theLogger.finest("Hello logging!");

The above code log the message with the severity of FINEST.

What is a log handler?

Each logger can have access to several handlers. The handler receives the log message from the logger and exports it to a certain target. You have several standard handlers:

  1. ConsoleHandler: Write the log message to console
  2. FileHandler: Writes the log message to file

Log levels INFO and higher will be automatically written to the console.

Each Handler has its own Level, in additon to the one for the Logger. So even if we turn up the log level of our Logger, when the logger hands the record to its handler(s), the handler(s) would ignore a Level.FINE record. To get the handler(s) to actually output the record, we need to turn up their level(s), like this:

import java.util.logging.Handler;
import java.util.logging.Level;
import java.util.logging.Logger;
import java.util.logging.LogManager;

private static Logger theLogger = Logger.getLogger(HelloWorld.class.getName());

// The root logger's handlers default to INFO. We have to
// crank them up. We could crank up only some of them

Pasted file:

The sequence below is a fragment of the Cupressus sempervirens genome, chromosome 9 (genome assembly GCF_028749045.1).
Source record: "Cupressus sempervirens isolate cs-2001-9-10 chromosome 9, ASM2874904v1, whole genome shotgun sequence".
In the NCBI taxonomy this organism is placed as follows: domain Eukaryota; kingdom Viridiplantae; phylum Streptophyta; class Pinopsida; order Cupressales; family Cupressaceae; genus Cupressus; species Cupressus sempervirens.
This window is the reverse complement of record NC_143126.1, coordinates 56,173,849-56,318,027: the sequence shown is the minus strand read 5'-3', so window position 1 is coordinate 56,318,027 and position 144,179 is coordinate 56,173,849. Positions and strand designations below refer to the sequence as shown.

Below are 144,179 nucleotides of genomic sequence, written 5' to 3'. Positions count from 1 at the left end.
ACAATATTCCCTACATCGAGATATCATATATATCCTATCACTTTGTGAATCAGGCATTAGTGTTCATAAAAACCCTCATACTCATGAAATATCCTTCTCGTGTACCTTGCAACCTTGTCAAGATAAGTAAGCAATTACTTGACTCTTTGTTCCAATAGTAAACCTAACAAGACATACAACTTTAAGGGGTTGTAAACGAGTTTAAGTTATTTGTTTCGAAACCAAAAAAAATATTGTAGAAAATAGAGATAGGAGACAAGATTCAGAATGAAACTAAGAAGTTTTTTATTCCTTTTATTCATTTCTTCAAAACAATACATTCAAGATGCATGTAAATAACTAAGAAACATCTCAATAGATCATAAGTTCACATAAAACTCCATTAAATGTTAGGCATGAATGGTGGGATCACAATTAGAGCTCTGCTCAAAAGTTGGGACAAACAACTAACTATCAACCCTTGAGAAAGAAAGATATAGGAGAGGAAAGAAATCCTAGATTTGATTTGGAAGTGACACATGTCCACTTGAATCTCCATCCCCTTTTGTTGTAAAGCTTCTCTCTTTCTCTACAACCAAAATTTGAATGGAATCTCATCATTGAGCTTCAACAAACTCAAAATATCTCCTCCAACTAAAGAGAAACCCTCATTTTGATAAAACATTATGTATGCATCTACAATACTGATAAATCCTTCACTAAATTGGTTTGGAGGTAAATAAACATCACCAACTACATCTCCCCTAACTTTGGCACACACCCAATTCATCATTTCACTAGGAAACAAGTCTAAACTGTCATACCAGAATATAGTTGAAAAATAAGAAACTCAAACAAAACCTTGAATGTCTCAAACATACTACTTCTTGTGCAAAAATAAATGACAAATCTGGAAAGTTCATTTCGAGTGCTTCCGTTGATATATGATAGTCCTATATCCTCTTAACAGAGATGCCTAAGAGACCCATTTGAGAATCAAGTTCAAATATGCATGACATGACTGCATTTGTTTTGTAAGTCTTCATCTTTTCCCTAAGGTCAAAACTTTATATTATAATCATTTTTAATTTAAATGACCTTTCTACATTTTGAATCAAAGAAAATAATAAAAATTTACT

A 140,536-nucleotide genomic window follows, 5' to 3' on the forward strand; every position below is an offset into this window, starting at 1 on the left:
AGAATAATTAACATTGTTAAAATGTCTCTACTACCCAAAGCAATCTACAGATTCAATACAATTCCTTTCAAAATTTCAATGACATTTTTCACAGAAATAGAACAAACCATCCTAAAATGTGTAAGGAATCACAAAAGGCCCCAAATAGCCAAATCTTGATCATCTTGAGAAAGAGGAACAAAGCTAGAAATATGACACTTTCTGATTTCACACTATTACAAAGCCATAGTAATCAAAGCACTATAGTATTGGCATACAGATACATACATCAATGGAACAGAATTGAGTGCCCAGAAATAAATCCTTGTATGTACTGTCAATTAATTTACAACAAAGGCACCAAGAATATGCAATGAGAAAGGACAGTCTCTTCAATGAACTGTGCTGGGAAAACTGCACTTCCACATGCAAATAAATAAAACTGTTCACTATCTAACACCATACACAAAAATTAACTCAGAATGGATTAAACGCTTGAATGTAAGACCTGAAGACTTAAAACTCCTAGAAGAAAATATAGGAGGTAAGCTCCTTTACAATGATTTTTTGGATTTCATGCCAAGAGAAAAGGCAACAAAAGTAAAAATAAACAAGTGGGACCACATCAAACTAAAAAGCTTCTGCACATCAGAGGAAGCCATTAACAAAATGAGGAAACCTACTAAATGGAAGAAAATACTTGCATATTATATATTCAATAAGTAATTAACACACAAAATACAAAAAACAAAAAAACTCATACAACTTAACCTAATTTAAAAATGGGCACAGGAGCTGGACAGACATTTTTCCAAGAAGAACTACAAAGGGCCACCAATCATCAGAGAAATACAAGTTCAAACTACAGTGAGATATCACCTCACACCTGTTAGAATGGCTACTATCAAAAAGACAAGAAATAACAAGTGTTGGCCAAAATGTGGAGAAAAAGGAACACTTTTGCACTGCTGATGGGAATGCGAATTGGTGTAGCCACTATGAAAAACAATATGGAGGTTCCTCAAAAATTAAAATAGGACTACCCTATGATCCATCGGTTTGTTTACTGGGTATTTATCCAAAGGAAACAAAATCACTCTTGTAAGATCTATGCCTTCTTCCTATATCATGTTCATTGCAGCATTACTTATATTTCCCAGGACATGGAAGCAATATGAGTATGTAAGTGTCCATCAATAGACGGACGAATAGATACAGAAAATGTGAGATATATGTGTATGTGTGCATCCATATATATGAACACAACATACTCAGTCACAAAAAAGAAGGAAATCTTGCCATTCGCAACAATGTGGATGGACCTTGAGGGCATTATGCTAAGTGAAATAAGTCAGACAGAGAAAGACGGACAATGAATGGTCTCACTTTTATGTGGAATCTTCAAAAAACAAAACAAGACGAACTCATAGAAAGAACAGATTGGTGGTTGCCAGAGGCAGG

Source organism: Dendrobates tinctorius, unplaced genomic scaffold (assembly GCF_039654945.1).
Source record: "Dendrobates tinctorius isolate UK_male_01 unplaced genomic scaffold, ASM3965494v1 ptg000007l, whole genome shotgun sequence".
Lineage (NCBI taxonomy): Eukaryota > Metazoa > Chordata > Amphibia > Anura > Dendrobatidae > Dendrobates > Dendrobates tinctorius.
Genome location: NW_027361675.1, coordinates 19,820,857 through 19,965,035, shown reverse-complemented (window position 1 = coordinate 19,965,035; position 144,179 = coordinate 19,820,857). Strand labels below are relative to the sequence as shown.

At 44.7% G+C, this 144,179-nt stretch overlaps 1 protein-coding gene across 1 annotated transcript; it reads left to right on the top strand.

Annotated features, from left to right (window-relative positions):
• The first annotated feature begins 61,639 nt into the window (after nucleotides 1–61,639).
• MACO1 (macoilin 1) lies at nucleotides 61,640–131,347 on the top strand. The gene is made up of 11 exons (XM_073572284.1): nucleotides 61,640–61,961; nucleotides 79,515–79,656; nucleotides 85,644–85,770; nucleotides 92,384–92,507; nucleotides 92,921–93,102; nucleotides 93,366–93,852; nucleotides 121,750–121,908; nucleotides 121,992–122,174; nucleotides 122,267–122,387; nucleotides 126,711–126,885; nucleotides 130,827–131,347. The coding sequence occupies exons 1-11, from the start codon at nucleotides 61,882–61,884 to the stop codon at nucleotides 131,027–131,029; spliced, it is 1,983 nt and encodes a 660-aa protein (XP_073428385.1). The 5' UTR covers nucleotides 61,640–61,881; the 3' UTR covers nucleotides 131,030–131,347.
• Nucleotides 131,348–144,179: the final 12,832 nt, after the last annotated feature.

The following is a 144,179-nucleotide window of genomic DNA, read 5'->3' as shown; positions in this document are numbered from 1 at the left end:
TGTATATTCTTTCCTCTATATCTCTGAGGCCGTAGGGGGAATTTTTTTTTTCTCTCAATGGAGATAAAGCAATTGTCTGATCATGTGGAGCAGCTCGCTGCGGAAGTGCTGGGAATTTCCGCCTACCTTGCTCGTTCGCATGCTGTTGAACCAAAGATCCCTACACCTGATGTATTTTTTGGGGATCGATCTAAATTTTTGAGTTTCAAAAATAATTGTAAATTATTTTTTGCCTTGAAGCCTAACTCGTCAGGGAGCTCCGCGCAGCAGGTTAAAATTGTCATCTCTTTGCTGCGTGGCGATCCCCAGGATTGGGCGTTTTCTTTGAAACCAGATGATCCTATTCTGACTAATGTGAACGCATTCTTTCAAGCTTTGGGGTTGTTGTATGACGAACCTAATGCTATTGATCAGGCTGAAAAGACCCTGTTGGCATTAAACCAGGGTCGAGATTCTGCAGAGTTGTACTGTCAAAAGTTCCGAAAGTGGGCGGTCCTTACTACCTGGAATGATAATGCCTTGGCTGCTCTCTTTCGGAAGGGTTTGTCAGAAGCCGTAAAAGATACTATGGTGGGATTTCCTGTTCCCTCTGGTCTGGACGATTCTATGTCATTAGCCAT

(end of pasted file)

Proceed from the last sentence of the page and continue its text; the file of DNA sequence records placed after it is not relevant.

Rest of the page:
// if we wanted, but we will turn them all up.
Handler[] handlers = Logger.getLogger( "" ).getHandlers();
for ( int index = 0; index < handlers.length; index++ ) {
  handlers[index].setLevel( Level.FINE );
}

What is a formatter?

Each handler's output can be configured with a formatter. Available formatters:

  • SimpleFormatter: Generate all messages as text
  • XMLFormatter: Generates XML output for the log messages

How can we build our own formatter?

What is a log manager?

The log manager is responsible for creating and managing the logger and the maintenance of the configuration. We could set the logging level for a package, or even a set of packages, by calling the LogManager.setLevel(String name, Level level) method. So, for example, we could set the logging level of all loggers to Level.FINE by making this call:

LogManager.getLogManager().getLogger(Logger.GLOBAL_LOGGER_NAME).setLevel(Level.FINE);

The LogManager will allow us to control things at more than just the class level. We could set the logging level for a package, or even a set of packages, by calling the LogManager.setLevel(String name, Level level) method. So, for example, we could set the logging level of all loggers for this article to Level.FINE by making this call: